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Face of the recession shows one side of media

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When thousands of people lost their jobs two years ago, not many decided to do what Paul Nawrocki did. After being laid off from a toy company, the 59 year old used the communication industry to try to land himself a job. Taking his fate into his own hands, Paul went to the Big Apple, New York City, with a sandwich board of qualifications around his body and resumes in his hand. He got the attention of journalists and news stations around not only the country but the world. He quickly became the face of the recession in the media and communications industry. Paul appeared on CNN and was also followed by South American photojournalists through his efforts. During his time peddling his resume on the streets of Manhattan, Nawrocki also gave over one hundred interviews to newspapers and TV studios.

Paul’s plan seems innovative and original right? One might think that if anyone were to get a job during the recession of 2008, it would be the determined man on the streets of New York City, not only feeling sorry for himself, but doing something about it. However, even with all of the media attention that Paul received, he only recently acquired a job.

While Nawrocki’s story was interesting and worthy of covering, the coverage soon faded, but Paul’s situation was still a problem. After reading this article, I thought about how the media could be someone’s best friend one day and leave a person out to dry another. This is the way that our society is today. We might read about someone like Paul in a newspaper or see him on television, but in two days the media has completely forgotten about the story. In this case, it was unfortunate because with increased media coverage, Paul Nawrocki may have been able to acquire a job sooner than April of 2010.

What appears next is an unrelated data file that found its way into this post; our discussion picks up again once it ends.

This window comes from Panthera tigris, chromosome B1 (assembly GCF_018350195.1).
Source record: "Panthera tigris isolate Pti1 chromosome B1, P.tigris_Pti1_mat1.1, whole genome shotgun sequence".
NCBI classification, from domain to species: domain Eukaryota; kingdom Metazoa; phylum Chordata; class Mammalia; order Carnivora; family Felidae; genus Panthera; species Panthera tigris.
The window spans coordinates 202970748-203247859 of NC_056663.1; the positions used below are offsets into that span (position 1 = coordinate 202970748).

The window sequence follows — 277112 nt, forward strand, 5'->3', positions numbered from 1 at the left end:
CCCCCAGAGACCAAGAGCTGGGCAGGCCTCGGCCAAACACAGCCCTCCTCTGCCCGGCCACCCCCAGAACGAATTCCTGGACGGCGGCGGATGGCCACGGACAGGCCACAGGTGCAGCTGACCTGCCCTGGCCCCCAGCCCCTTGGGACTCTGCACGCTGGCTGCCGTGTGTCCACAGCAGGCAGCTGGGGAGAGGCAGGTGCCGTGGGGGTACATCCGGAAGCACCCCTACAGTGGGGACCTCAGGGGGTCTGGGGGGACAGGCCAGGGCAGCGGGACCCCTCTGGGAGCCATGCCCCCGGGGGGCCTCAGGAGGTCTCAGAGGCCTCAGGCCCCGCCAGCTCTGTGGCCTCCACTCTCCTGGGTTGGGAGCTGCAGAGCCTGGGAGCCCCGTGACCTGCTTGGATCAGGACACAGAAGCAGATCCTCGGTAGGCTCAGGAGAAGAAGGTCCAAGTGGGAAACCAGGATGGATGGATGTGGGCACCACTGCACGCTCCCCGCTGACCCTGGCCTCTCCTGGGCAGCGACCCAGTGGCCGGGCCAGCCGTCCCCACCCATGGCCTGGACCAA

http://www.huffingtonpost.com/2010/04/25/paul-nawrocki-sandwich-bo_n_550955.html

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Written by ascalia90

April 28, 2010 at 9:28 pm

Posted in Uncategorized

One Response

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  1. Actually, the press never left me out to dry. I have be getting news coverage throughout my whole ordeal and they’ve always been incredibly supportive. If anyone left me out to dry, it was the toy industry for which I worked for 38 years. It is difficult to think that someone somewhere didn’t have something I could be doing all this time. But, ultimately, it was the toy industry that helped me find work and where I am working today. So, maybe it just took as long as it needed to take given today’s economy. I would like to point out, however, that I never felt sorry for myself, never felt humiliated and never embarrassed. I just did what I needed to do when everything else was not working. I expanded my network, globally.
    Paul Nawrocki
    Beacon, NY

    Paul Nawrocki

    May 1, 2010 at 4:24 am


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